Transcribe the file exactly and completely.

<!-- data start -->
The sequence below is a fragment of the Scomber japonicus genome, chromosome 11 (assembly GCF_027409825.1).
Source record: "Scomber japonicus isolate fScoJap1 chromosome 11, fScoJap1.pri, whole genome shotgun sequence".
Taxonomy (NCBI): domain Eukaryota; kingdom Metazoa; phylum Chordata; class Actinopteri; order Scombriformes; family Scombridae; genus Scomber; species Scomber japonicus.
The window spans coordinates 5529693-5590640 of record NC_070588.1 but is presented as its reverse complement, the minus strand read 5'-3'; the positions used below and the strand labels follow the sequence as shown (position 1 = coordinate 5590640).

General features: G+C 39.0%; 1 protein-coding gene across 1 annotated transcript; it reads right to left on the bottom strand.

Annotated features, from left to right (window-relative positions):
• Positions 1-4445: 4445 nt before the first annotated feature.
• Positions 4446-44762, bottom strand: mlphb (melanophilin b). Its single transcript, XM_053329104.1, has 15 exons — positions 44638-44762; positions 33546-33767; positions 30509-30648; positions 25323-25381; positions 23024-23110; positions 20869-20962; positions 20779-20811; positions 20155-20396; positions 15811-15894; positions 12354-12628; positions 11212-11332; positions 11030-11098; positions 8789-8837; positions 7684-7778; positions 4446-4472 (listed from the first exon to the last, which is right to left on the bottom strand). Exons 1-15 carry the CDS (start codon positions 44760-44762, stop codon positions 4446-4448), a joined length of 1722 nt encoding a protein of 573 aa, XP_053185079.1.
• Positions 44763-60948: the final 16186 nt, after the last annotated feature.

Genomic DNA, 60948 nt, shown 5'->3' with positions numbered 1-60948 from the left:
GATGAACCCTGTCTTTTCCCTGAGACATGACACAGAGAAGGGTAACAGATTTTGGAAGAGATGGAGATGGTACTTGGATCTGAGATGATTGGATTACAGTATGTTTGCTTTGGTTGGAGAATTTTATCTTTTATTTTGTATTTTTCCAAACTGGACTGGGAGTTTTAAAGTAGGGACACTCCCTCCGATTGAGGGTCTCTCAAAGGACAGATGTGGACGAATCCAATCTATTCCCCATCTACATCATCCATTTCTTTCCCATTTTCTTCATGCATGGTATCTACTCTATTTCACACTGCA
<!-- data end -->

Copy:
The sequence below is a fragment of the Scomber japonicus genome, chromosome 11 (assembly GCF_027409825.1).
Source record: "Scomber japonicus isolate fScoJap1 chromosome 11, fScoJap1.pri, whole genome shotgun sequence".
Taxonomy (NCBI): domain Eukaryota; kingdom Metazoa; phylum Chordata; class Actinopteri; order Scombriformes; family Scombridae; genus Scomber; species Scomber japonicus.
The window spans coordinates 5529693-5590640 of record NC_070588.1 but is presented as its reverse complement, the minus strand read 5'-3'; the positions used below and the strand labels follow the sequence as shown (position 1 = coordinate 5590640).

General features: G+C 39.0%; 1 protein-coding gene across 1 annotated transcript; it reads right to left on the bottom strand.

Annotated features, from left to right (window-relative positions):
• Positions 1-4445: 4445 nt before the first annotated feature.
• Positions 4446-44762, bottom strand: mlphb (melanophilin b). Its single transcript, XM_053329104.1, has 15 exons — positions 44638-44762; positions 33546-33767; positions 30509-30648; positions 25323-25381; positions 23024-23110; positions 20869-20962; positions 20779-20811; positions 20155-20396; positions 15811-15894; positions 12354-12628; positions 11212-11332; positions 11030-11098; positions 8789-8837; positions 7684-7778; positions 4446-4472 (listed from the first exon to the last, which is right to left on the bottom strand). Exons 1-15 carry the CDS (start codon positions 44760-44762, stop codon positions 4446-4448), a joined length of 1722 nt encoding a protein of 573 aa, XP_053185079.1.
• Positions 44763-60948: the final 16186 nt, after the last annotated feature.

Genomic DNA, 60948 nt, shown 5'->3' with positions numbered 1-60948 from the left:
GATGAACCCTGTCTTTTCCCTGAGACATGACACAGAGAAGGGTAACAGATTTTGGAAGAGATGGAGATGGTACTTGGATCTGAGATGATTGGATTACAGTATGTTTGCTTTGGTTGGAGAATTTTATCTTTTATTTTGTATTTTTCCAAACTGGACTGGGAGTTTTAAAGTAGGGACACTCCCTCCGATTGAGGGTCTCTCAAAGGACAGATGTGGACGAATCCAATCTATTCCCCATCTACATCATCCATTTCTTTCCCATTTTCTTCATGCATGGTATCTACTCTATTTCACACTGCA